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Augmentative and Alternative Communication and Autism

Sign languageFacilitated CommunicationPicture Exchange Communication SystemMakaton signVoice Output Communication Aid

Introduction

Augmentative and Alternative Communication (AAC) is any form of communication that people use if they are unable or unwilling to use standard forms of communication such as speech.

Augmentative communication systems are designed to complement and sometimes enhance standard means of communication.

Alternative communication systems are designed to replace standard means of communication.

Evidence

There is evidence that the Picture Exchange Communication System may help some autistic children and adolescents to communicate more effectively. There is evidence that facilitated communication is not effective in supporting autistic people to communicate more effectively. Determining the benefits of the other forms of augmentative and alternative communication systems is not currently possible. We must wait for further research of sufficiently high quality to be completed

Risks and Safety

No risks are known for most forms of AAC. However, some significant risks exist for facilitated communication, including the danger of unsubstantiated claims of sexual abuse against family members of the autistic person. 


Unaided AAC systems

Unaided augmentative and alternative communication systems includes various forms of communication that are used alongside or instead of spoken language and which do not require an external tool.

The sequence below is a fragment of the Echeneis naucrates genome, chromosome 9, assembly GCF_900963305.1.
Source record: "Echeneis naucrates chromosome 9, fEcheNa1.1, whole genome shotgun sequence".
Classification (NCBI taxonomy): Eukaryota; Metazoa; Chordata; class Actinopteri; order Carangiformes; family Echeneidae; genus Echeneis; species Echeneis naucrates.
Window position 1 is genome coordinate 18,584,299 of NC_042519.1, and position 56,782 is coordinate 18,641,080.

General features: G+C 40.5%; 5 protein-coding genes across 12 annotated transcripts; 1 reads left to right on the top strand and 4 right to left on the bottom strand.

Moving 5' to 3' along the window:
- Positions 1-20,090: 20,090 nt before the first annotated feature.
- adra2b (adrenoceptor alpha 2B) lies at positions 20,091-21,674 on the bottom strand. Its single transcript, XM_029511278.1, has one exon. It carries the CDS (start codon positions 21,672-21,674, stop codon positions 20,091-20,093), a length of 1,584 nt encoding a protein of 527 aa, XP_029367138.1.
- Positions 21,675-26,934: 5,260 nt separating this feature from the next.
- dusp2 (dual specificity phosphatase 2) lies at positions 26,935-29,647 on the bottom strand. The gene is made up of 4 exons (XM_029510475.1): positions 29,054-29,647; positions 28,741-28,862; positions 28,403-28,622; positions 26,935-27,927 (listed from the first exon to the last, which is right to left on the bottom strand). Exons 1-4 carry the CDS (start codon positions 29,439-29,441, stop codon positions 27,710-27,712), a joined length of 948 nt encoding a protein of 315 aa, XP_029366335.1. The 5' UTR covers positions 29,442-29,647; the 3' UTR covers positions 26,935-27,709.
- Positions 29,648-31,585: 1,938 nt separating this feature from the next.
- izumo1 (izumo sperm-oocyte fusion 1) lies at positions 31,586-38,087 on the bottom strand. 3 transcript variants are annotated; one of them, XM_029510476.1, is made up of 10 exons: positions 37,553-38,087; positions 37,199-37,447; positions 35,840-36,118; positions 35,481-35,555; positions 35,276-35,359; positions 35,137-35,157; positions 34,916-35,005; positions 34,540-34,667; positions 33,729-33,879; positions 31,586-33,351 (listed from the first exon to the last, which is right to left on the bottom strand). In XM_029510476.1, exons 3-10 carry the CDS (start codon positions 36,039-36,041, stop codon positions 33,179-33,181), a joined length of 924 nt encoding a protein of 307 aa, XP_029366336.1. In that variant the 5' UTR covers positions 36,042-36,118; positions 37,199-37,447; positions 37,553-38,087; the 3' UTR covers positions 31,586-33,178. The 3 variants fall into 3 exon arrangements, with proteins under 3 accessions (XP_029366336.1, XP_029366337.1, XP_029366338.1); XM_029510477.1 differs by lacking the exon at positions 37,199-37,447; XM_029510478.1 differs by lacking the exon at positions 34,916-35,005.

Unaided AAC systems includes facilitated communication, sign language, and total communication training.

More Information

Please see the section on Unaided AAC Systems


Aided AAC systems

Aided AAC systems use an external tool or device, electronic or otherwise. Aided AAC systems are sometimes split into low and high tech systems.

  • Low tech describes alternative and augmentative communication strategies which involve the use of equipment that is not electronic. Low tech AAC systems include communication boards and books, the Picture Exchange Communication System (PECS), picture-based AAC systems other than PECS.
  • High tech describes all electronic communication aids from single message switches to sophisticated, computer based communication systems that have many additional features. High tech AAC systems include mobile devices (such as cell phones and tablets) and voice output communication aids , also known as speech generating devices.

More Information

Please see the section on Aided AAC systems


Related Pages

Related Glossaries


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http://www.researchautism.net/alternative-and-augmentative-communication
Updated
26 Feb 2019